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Could sea lions on death row get pardon?

Sea Lions
A sea lion eats a salmon at Bonneville Dam near Cascade Locks, Ore., last April 10. A federal agency has authorized the capture or killing of sea lions that prey on migrating salmon and steelhead at the base of Bonneville Dam on the Columbia River. Rick Bowmer / AP
/ Source: The Associated Press

The Humane Society of the United States wants a federal judge to prevent the capturing or killing of sea lions feasting on salmon a Columbia River dam.

The group said in a motion filed in U.S. District Court on Friday that agents could begin taking the sea lions as soon as next weekend, and asked for a permanent injunction. If the request is denied, the group said it would likely would seek a temporary restraining order to be effective before Friday.

In January, the National Marine Fisheries Service authorized the taking of up to 85 sea lions a year for five years from the Bonneville Dam, although it recommended a lower number.

The order encourages capturing the animals if possible and finding homes for them in aquariums and ocean theme parks but said they can be euthanized after 48 hours if no homes are found.

The Humane Society says homes could be found for only a few. It contends dams, birds and environmental damage pose a larger danger to salmon.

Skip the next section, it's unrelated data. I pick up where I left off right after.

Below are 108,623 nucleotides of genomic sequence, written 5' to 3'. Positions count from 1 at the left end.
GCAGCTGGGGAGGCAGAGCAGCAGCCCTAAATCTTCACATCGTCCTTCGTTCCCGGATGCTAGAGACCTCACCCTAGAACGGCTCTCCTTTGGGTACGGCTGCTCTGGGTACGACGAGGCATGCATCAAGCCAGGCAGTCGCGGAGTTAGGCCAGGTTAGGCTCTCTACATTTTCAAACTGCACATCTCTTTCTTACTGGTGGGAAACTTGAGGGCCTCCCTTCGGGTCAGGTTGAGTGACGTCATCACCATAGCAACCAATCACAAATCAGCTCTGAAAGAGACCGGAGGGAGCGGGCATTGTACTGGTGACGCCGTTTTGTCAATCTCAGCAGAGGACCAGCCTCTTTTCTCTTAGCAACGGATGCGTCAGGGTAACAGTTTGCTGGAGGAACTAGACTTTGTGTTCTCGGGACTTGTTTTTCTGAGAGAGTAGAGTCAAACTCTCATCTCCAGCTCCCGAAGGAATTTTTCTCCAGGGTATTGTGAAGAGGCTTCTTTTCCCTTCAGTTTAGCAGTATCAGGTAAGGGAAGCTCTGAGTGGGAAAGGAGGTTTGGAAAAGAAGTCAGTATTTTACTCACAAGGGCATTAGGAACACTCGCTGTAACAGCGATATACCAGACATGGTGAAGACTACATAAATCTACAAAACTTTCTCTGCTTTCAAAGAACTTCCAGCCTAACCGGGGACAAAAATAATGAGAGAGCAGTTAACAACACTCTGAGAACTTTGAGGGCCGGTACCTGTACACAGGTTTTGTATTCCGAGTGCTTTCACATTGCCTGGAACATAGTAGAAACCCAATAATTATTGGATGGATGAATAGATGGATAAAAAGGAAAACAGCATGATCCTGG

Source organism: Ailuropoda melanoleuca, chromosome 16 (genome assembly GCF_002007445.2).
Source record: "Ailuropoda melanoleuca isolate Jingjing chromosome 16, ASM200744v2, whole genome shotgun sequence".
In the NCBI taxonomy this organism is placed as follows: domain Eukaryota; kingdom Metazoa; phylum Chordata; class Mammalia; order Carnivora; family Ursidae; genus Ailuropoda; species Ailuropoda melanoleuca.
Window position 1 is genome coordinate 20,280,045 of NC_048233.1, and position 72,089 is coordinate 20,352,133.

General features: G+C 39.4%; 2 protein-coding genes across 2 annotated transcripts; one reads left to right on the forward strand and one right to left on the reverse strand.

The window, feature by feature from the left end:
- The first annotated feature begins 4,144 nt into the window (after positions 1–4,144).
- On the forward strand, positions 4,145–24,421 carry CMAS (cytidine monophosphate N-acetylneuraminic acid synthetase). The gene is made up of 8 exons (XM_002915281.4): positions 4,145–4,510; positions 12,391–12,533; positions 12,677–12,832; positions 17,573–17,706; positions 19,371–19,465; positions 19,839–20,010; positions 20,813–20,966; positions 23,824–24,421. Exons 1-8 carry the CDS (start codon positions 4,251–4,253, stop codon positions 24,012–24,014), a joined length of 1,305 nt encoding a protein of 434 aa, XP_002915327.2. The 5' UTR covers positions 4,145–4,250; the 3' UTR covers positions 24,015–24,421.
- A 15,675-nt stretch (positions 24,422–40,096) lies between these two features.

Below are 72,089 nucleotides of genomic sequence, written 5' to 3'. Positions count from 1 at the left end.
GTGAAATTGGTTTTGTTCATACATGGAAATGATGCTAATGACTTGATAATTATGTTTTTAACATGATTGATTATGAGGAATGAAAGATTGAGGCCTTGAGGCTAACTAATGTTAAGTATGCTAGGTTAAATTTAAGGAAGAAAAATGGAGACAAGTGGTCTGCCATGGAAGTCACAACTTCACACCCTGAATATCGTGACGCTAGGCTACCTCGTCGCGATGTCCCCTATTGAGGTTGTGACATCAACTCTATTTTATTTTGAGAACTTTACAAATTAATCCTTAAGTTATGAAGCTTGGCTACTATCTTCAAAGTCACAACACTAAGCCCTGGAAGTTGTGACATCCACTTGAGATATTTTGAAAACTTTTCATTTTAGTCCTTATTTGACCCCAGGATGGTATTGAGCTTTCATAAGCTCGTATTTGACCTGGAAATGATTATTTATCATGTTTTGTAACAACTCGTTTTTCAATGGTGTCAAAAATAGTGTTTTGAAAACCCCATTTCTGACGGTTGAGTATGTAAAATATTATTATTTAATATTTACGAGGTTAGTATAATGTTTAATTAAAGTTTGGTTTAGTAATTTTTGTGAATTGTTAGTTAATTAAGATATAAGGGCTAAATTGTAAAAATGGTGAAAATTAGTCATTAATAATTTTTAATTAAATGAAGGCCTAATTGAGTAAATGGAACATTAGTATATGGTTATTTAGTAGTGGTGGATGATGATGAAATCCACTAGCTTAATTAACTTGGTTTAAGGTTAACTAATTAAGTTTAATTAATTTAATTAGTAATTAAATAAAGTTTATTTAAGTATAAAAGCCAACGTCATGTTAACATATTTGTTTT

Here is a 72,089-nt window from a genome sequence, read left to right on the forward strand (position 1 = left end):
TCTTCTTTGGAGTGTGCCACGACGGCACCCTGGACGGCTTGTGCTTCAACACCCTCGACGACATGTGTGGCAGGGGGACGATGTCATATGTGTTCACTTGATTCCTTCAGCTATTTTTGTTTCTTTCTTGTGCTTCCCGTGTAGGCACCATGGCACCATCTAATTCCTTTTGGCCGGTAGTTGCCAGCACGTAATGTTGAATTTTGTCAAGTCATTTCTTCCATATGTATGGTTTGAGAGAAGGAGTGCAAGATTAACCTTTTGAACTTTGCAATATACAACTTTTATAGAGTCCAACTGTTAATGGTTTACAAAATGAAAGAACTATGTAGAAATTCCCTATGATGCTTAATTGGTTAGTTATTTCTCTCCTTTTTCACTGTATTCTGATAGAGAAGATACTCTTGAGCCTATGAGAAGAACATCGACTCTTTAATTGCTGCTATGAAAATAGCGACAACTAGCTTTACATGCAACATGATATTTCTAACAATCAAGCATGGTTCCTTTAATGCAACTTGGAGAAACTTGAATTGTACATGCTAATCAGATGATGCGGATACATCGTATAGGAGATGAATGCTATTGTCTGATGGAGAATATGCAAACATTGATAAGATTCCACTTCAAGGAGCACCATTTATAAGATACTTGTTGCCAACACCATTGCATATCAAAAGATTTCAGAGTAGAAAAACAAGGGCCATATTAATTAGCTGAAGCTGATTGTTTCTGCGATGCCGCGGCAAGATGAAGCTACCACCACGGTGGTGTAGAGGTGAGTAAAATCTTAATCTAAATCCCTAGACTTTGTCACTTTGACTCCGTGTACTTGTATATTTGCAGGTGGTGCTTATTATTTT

Sea lions are protected under the 1972 Marine Mammals Protection Act. An amendment permits the killing of sea lions if Columbia River states get federal permission. Oregon and Washington asked for the permission in 2006, and Idaho offered its support.

Such permission has been granted only once before — in the 1990s for sea lions in the Ballard Locks in Puget Sound in Washington. Five animals were identified as offenders that drastically diminished a steelhead run that has yet to recover.

Three were taken in by an aquatic park before they were killed. The fate of the two others has not been made public.

Sea lion populations have soared since they and other marine mammals were covered under the 1972 act. They numbered about 1,000 in the 1930s, when they were hunted and used, among other purposes, for dog food. They are thought to number about 240,000 today.